By Garth Stein

Harper Paperbacks, New York, NY (2009)

When a friend loaned me The Art of Racing in the Rain, I was not thrilled by the idea of reading a book about a talking dog. But about one-fourth of the way through this fascinating book, I actually began to believe that this dog could talk and think like a human.

Enzo is a retriever-terrier mix who is at the end of his life and is taking stock of what has transpired in his many years living with race car driver Denny Swift, his wife Eve and their daughter Zoe. He knows he is part retriever because he contends they are the problem solvers. He also laments the fact he cannot use his paws as hands because he has no thumbs, and he cannot speak the things he is thinking because his tongue is long and flat and loose. Enzo spends many hours watching television, mainly the National Geographic channel, and learned that it is possible for a dog to be reincarnated as a man, if he is ready. He believes he is ready.

Okay, so far the story sounds a bit odd, but stay with me. The dog’s many observations about life are very insightful and thought-provoking. Through his master Denny, his racing career and his fascination with television, Enzo develops an amazing insight into the humans in his life and makes a big difference in their lives. He sees that life, like racing, is not just about going fast.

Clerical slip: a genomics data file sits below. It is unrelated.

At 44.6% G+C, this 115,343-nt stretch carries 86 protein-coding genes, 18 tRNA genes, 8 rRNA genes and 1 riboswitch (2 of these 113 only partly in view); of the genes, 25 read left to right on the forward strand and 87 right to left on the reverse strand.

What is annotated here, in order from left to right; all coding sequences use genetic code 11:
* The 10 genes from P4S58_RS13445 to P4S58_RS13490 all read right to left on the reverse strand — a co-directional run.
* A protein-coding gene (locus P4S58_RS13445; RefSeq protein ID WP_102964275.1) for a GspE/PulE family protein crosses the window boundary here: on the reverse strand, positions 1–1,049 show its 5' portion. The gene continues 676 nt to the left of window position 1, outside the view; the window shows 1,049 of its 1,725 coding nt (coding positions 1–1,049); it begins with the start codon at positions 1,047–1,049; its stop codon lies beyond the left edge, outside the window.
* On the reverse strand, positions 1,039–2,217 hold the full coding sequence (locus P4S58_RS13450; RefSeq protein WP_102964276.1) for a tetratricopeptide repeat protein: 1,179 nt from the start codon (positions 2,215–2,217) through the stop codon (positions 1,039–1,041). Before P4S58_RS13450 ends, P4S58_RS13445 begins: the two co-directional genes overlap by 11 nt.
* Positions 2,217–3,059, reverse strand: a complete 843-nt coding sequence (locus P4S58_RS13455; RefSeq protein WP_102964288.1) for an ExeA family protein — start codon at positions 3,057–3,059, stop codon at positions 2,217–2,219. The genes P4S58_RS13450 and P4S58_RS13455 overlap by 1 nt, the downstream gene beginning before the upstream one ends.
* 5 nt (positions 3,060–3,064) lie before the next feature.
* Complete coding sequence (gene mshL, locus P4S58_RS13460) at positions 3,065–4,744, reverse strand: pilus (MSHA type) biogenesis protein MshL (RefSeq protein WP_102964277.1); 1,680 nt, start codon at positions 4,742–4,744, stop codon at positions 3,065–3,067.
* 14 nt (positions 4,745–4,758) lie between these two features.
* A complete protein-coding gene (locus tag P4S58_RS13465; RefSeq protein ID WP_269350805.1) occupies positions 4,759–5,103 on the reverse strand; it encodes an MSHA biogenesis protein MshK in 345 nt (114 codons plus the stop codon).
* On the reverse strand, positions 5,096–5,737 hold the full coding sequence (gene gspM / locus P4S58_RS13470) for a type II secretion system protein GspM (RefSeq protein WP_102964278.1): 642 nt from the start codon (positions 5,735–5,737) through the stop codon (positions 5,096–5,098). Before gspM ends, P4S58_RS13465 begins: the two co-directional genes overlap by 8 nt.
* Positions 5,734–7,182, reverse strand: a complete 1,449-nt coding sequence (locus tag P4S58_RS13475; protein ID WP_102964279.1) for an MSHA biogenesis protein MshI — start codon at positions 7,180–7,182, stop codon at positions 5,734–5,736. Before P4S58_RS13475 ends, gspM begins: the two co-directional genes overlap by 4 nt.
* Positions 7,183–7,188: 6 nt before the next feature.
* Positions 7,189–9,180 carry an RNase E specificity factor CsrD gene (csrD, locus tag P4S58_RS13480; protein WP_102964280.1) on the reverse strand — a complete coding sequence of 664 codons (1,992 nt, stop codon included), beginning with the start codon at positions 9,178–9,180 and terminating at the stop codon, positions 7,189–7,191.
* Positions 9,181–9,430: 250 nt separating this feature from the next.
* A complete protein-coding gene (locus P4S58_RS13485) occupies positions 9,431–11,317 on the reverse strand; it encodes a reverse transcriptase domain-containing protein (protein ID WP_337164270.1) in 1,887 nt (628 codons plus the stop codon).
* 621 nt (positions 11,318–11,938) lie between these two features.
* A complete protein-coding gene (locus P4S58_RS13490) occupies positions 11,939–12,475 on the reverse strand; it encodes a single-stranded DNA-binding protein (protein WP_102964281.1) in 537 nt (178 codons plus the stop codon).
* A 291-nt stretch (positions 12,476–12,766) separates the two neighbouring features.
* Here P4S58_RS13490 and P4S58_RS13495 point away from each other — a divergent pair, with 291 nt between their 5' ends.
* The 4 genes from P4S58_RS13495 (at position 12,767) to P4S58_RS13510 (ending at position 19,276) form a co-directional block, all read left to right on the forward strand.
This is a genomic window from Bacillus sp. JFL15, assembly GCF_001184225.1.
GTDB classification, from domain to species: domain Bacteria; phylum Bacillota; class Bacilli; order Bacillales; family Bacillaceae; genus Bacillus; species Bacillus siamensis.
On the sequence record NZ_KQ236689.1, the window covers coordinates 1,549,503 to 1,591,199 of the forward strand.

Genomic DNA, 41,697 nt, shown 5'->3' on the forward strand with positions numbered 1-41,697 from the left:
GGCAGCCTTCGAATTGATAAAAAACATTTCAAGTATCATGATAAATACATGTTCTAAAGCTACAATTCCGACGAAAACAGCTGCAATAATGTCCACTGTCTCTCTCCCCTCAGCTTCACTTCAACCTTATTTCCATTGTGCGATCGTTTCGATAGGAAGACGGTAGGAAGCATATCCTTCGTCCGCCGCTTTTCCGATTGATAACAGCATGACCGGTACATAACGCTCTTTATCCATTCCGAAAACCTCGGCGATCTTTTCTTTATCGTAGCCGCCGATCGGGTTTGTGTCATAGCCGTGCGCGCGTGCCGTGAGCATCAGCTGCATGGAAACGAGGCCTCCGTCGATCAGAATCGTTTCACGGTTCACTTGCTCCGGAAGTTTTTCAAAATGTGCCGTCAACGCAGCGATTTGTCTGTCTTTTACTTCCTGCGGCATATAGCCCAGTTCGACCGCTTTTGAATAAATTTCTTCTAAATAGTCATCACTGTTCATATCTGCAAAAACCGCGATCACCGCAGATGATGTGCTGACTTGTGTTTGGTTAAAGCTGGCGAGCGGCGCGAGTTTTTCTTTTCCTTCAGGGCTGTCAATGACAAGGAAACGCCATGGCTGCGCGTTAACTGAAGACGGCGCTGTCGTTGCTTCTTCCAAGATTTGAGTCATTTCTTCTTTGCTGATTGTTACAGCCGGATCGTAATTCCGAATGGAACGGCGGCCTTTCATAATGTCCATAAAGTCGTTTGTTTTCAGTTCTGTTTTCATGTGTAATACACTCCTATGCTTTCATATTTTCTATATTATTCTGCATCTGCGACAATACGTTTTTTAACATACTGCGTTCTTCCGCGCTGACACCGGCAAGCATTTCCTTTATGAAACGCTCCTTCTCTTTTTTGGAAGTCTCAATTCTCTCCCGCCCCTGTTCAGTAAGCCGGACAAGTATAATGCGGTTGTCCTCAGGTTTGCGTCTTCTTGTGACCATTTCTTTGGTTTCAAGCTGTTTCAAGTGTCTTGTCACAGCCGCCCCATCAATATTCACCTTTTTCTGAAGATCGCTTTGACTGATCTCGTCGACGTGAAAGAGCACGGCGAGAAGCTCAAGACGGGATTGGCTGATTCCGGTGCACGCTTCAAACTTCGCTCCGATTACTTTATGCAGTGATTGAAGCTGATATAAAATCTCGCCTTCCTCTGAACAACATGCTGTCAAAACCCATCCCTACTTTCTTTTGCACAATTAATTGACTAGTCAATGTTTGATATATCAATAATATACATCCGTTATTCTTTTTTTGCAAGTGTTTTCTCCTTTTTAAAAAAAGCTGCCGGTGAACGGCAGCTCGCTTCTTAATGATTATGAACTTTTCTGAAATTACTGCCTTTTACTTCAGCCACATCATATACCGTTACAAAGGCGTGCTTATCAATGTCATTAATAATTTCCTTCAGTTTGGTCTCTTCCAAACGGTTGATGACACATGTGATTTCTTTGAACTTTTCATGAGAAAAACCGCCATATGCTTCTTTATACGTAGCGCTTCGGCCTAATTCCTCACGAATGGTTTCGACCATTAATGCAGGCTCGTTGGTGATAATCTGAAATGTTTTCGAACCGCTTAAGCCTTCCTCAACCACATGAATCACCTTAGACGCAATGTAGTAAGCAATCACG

This is no Pollyanna story. It includes tragedy, sadness and vindictiveness, but most of all, it is funny, heart-wrenching and uplifting. Much is learned about love and loyalty, as well as hope.

Denny and Enzo suffer through the death of Denny’s wife and the three-year battle over custody of Denny’s daughter Zoe with her maternal grandparents, who use many questionable tactics to try to wrest custody of their granddaughter from her father. Enzo is a big help in eventually returning Zoe to her father’s care, where she is at his side as he excels in his racing career.

Without giving away the remarkable ending, let it be said that The Art of Racing in the Rain will probably be the topic of many lively discussions among book clubs, couples, families and friends.

~Peggy Kiefer


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